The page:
Background: Hepatitis E causes a significant burden of disease in developing countries and has recently been increasingly recognized in developed countries. Comparing population anti-hepatitis E virus (HEV) seroprevalence across populations has been difficult.
Objectives: The aim of this study was to compare the anti-HEV IgG seroprevalence in both adults and children in three hyper-endemic areas (Nepal, Bangladesh and southwest France) using a sensitive, commercial anti-HEV IgG assay.
Study design: Serum or plasma from adults and children in Nepal (n=498), Bangladesh (n=1,009) and Southwest France (n=1031) were tested for anti-HEV IgG using the Wantai assay.
Results: After age-standardization, anti-HEV IgG seroprevalence was 47.1%, 49.8% and 34.0% in Nepal, Bangladesh and southwest France, respectively. There was no difference in seroprevalence by gender in any of the countries. A paucity of infections in children 1-10 years-old was consistently observed (less than 15%) at all 3 locations.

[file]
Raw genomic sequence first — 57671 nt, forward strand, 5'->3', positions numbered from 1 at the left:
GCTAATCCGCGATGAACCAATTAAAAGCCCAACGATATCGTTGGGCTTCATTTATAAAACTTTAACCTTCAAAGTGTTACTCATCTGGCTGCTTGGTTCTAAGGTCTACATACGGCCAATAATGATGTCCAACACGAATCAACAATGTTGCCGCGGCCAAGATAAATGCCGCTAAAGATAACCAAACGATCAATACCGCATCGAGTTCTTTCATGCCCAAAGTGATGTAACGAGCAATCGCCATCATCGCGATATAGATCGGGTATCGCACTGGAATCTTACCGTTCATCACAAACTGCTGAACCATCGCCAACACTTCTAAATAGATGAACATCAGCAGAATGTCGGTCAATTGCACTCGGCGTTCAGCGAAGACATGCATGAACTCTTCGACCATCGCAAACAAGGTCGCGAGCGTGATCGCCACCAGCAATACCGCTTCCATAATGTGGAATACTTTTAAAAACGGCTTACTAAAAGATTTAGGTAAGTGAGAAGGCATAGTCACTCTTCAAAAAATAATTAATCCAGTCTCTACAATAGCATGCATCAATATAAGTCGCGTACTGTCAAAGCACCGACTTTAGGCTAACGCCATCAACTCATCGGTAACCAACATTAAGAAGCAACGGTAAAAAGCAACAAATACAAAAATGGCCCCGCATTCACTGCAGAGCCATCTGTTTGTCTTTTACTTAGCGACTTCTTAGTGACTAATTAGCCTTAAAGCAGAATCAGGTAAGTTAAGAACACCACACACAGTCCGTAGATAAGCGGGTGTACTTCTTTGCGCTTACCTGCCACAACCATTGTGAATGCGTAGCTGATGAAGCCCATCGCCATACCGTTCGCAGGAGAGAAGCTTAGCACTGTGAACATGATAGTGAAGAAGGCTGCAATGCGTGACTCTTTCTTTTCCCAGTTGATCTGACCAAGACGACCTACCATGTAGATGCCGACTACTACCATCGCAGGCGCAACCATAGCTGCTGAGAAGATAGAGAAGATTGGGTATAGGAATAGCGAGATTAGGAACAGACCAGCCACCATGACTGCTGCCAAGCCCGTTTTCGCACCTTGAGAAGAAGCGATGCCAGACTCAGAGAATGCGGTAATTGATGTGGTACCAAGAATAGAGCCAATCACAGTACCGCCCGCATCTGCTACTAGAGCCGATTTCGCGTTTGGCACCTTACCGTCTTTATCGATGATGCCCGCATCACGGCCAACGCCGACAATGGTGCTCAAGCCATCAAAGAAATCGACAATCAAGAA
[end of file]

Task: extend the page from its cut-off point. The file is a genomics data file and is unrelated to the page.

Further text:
Conclusions: Surprisingly similar high rates of anti-HEV antibodies were detected using a common, sensitive assay. Despite differences in the epidemiology and circulating genotype of HEV in Nepal, Bangladesh and southwest France, this study found more similarities in population seroprevalence than expected.
Keywords: Adult; Child; Hepatitis E Virus; Seroepidemiologic studies.
Copyright © 2015. Published by Elsevier B.V.